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Show HN: Wysihtml – Open-source rich text editor for web apps (github.com)
215 points by olla on Dec 18, 2014 | hide | past | web | favorite | 45 comments

We are trying to revive and modernise a once popular open source editor xing/wysihtml5. It is configurable to be used with and without an iframe. The editable area API is separated from the toolbar so it would be easy to customise or completely rebuild the toolbar logic for your own app.

The Voog team

I glanced through the parser rules, and it looks like you guys have implemented some kind of named filters in addition to the per-tag-per-attribute rule set from wysihtml5.

Having just spent too much time fighting wysihtml5's overly opinionated rules trying to allow <a> tags to allow any value for href, changes in this area are of great interest to me.

Could you touch on what changed in the parser rules?

I will try to update the wiki of our github repo soon with the additional options.

I'm a big fan of WYSIHTML5, really happy to see someone working on this!

Something I'd really like is a way to expose CSS styles to the editor easily. One of the major problems I always run into is that my customers try to make things look like the rest of the website by hacking the text a bit.

They'll see a highlighted word or sentence with a bold font, wider spacing and a blue background. So they set the background blue, the font bold and the spacing wider. But really, the editor should provide an intuitive way to apply the <span class="highlight"> element.

Some editors out there do this, but they generally suck in other areas. Wysihtml seems to apply inline CSS. Can it easily apply a class too?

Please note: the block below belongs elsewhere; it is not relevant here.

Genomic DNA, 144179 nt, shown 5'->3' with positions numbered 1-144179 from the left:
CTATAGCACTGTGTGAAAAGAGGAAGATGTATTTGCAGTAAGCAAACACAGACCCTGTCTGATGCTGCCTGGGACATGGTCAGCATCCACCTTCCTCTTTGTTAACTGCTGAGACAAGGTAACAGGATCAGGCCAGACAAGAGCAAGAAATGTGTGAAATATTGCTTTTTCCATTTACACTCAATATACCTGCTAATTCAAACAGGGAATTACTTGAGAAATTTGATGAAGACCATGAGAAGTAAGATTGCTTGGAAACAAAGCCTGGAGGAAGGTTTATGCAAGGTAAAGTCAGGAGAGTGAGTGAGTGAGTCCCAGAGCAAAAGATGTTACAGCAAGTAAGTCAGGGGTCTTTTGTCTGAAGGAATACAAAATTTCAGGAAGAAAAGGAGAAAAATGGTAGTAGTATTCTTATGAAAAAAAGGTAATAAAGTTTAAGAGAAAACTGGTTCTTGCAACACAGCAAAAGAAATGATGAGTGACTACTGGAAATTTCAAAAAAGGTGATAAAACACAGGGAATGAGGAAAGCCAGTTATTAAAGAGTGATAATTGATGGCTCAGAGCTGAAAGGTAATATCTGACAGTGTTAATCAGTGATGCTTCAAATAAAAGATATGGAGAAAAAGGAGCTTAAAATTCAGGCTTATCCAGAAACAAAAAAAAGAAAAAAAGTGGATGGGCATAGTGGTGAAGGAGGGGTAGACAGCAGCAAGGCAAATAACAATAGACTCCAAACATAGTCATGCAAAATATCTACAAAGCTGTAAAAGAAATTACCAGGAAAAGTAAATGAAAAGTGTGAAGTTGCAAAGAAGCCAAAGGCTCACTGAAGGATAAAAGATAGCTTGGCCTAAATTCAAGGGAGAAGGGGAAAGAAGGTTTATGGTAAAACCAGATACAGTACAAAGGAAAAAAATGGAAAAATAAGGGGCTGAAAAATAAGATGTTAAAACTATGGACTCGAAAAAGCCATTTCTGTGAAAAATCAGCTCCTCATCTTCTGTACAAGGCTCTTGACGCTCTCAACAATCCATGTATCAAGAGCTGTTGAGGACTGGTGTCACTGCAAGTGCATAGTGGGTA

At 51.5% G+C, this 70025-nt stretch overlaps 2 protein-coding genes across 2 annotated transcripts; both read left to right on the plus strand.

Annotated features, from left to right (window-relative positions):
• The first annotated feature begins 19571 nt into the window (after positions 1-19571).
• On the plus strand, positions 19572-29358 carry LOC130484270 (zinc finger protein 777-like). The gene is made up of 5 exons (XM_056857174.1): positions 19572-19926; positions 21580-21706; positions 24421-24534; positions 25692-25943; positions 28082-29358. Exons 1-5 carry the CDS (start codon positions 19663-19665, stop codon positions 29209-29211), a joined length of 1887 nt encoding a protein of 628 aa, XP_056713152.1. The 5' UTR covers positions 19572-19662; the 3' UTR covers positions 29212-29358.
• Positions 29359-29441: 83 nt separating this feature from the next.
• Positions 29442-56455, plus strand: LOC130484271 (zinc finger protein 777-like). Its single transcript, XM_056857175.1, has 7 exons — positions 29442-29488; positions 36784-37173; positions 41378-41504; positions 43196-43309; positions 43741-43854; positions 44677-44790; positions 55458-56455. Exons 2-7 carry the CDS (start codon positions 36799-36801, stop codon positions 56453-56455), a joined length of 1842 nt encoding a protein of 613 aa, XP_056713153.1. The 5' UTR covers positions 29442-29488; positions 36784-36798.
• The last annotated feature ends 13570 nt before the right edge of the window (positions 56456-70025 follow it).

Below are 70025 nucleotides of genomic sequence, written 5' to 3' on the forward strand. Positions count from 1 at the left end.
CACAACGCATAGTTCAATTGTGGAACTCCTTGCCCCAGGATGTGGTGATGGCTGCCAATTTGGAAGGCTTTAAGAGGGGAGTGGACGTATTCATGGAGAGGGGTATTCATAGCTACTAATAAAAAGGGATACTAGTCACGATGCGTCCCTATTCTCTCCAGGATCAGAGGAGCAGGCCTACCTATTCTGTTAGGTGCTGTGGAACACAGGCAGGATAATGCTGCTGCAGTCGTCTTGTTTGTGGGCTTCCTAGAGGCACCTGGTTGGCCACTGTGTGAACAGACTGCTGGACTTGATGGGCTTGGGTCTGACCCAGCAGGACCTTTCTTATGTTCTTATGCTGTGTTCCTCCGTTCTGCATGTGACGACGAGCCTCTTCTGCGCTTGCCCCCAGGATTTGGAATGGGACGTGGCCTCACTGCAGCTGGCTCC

It can apply classes too as you wish. You can use formatInline or formatBlock command to add inline or block elements with needed classes. An example how its done internally https://github.com/Voog/wysihtml/blob/master/src/commands/fo...

Is there some way to sanitize the output? The prevalence of <br><br> is something I've always disliked about WYSIWYG HTML editors (something a markdown converter doesn't have to struggle with, usually).

I can do paragraphs by not manually breaking lines and instead select the second paragraph's content, then apply the "normal text" style, but this isn't exactly intuitive.

Or one could disallow further linebreaks and thus just create paragraphs when you're entering a linebreak.

Wordpress has had this forever: http://codex.wordpress.org/Function_Reference/wpautop

Like most of WP, the code is ugly, but battle-tested.

Configuring parser_rules for allowed tags can do a lot, but i think it would not be enough to disable linebreaks alltogether. Thanks for pointing this out. We will consider adding it to configuration.

"Fast and lightweight" is 200ko?

We have so many choices when it comes to WYSIWYG. My favorite is https://github.com/daviferreira/medium-editor.

You are right, 200k is not the lightest out there and there is room for improvement. Trying to keep it as light as possible though without sacrifice in functionality like handling nested tables with merged cells etc.

Check out FastMail's Squire editor, less than 12k mimicked and compressed - http://blog.fastmail.com/2014/12/08/squire-fastmails-rich-te...

A few feedback points, I suppose...

# Clicking the "no-color" option in the text color-picker doesn't do anything.

# Using the "remove" option on a link inserts a space as well as removing the link, which seems incorrect.

# Using the "remove" option on a link doesn't always remove the entire link. Repro on http://wysihtml.com/ by selecting the word "typewriter", adding a link, then clicking on it again and removing the link. Depending on where you clicked either "type" or "writer" will still be linked.

# Repeatedly toggling tags can get weird. e.g. select a word and keep on clicking the bold/italic/underline button, and note how it'll toggle the tag on, toggle it off, and then just start adding spaces in front of it with every subsequent click.